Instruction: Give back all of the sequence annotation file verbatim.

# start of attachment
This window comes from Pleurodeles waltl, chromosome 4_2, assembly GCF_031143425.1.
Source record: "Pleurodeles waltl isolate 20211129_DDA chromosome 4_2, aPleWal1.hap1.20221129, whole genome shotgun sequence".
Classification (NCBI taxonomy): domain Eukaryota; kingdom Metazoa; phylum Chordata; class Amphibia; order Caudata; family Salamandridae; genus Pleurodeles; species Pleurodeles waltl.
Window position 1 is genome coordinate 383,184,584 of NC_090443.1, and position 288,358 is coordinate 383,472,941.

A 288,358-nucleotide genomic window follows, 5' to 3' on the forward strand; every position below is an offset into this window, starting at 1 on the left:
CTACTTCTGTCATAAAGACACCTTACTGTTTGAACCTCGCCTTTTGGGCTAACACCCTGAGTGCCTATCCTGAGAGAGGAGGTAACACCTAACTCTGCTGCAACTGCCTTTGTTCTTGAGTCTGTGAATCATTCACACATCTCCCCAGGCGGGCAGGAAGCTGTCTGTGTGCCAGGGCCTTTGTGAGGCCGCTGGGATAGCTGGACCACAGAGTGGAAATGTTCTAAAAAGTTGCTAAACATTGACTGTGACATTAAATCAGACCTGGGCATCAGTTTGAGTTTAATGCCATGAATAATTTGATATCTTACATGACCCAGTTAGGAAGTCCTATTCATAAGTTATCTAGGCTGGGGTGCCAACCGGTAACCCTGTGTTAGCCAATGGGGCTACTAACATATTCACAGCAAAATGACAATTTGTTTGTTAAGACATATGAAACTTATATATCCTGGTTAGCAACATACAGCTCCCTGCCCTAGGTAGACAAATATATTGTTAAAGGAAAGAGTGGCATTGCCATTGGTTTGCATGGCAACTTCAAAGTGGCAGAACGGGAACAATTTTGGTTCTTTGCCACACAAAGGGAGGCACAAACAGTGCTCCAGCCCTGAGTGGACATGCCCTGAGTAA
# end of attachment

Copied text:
This window comes from Pleurodeles waltl, chromosome 4_2, assembly GCF_031143425.1.
Source record: "Pleurodeles waltl isolate 20211129_DDA chromosome 4_2, aPleWal1.hap1.20221129, whole genome shotgun sequence".
Classification (NCBI taxonomy): domain Eukaryota; kingdom Metazoa; phylum Chordata; class Amphibia; order Caudata; family Salamandridae; genus Pleurodeles; species Pleurodeles waltl.
Window position 1 is genome coordinate 383,184,584 of NC_090443.1, and position 288,358 is coordinate 383,472,941.

A 288,358-nucleotide genomic window follows, 5' to 3' on the forward strand; every position below is an offset into this window, starting at 1 on the left:
CTACTTCTGTCATAAAGACACCTTACTGTTTGAACCTCGCCTTTTGGGCTAACACCCTGAGTGCCTATCCTGAGAGAGGAGGTAACACCTAACTCTGCTGCAACTGCCTTTGTTCTTGAGTCTGTGAATCATTCACACATCTCCCCAGGCGGGCAGGAAGCTGTCTGTGTGCCAGGGCCTTTGTGAGGCCGCTGGGATAGCTGGACCACAGAGTGGAAATGTTCTAAAAAGTTGCTAAACATTGACTGTGACATTAAATCAGACCTGGGCATCAGTTTGAGTTTAATGCCATGAATAATTTGATATCTTACATGACCCAGTTAGGAAGTCCTATTCATAAGTTATCTAGGCTGGGGTGCCAACCGGTAACCCTGTGTTAGCCAATGGGGCTACTAACATATTCACAGCAAAATGACAATTTGTTTGTTAAGACATATGAAACTTATATATCCTGGTTAGCAACATACAGCTCCCTGCCCTAGGTAGACAAATATATTGTTAAAGGAAAGAGTGGCATTGCCATTGGTTTGCATGGCAACTTCAAAGTGGCAGAACGGGAACAATTTTGGTTCTTTGCCACACAAAGGGAGGCACAAACAGTGCTCCAGCCCTGAGTGGACATGCCCTGAGTAA